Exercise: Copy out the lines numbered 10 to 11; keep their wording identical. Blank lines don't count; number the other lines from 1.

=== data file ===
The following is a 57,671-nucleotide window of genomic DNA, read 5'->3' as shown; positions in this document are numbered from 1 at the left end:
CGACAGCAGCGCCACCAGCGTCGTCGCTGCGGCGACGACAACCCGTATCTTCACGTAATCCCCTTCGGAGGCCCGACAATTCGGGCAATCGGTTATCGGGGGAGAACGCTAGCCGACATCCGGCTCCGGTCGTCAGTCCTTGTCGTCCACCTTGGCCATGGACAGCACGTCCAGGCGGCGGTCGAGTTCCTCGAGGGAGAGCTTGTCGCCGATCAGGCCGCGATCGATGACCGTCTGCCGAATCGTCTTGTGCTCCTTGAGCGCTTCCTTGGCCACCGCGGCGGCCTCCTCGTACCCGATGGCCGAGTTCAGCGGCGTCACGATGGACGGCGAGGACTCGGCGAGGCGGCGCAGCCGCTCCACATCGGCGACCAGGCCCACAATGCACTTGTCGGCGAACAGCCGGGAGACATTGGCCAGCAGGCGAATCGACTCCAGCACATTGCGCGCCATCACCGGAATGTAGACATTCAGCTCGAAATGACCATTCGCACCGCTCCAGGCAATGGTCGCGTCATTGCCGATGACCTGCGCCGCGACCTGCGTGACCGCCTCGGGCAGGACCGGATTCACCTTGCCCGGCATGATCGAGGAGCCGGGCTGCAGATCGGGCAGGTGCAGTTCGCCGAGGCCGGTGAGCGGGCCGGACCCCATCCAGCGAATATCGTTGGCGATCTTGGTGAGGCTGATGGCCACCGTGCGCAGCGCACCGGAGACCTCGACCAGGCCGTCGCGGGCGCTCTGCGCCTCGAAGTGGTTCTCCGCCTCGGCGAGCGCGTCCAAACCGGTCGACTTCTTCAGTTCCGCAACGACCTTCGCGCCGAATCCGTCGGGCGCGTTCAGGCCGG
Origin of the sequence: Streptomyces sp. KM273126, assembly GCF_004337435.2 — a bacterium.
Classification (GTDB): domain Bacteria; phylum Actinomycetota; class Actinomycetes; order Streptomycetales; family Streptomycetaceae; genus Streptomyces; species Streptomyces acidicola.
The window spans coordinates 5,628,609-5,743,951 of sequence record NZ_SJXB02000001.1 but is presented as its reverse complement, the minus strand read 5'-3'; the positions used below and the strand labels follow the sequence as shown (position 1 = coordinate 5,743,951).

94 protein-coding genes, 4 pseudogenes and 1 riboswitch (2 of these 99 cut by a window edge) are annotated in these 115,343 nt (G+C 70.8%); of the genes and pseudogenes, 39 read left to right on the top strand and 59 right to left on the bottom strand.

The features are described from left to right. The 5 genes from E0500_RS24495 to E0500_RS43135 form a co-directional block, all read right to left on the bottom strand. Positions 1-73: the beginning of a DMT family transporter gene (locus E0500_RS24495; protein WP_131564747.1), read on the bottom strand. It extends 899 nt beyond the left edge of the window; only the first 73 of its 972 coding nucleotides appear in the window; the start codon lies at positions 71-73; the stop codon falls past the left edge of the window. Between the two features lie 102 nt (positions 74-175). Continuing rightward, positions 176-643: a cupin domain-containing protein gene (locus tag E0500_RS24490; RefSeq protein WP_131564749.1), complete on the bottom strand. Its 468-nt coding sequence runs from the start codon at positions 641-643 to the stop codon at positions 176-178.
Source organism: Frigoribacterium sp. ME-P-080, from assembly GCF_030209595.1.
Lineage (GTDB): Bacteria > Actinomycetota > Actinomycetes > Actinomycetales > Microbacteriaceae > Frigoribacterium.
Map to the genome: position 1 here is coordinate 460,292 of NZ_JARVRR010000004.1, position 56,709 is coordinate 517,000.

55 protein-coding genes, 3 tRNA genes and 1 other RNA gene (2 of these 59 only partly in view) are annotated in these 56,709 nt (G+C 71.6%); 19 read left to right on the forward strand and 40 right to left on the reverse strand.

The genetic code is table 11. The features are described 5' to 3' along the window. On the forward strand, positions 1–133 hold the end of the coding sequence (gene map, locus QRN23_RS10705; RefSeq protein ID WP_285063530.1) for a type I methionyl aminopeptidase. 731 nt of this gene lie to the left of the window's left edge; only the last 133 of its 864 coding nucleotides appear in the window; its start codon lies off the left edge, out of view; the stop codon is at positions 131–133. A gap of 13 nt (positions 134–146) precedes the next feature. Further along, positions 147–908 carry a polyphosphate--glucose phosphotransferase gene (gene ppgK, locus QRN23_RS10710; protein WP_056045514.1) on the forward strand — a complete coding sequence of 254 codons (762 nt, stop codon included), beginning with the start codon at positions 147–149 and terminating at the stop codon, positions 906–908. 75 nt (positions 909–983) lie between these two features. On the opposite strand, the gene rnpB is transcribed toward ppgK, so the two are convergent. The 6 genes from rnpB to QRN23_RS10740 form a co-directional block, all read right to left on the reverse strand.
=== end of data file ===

Map to the genome: position 1 here is coordinate 460,292 of NZ_JARVRR010000004.1, position 56,709 is coordinate 517,000.

55 protein-coding genes, 3 tRNA genes and 1 other RNA gene (2 of these 59 only partly in view) are annotated in these 56,709 nt (G+C 71.6%); 19 read left to right on the forward strand and 40 right to left on the reverse strand.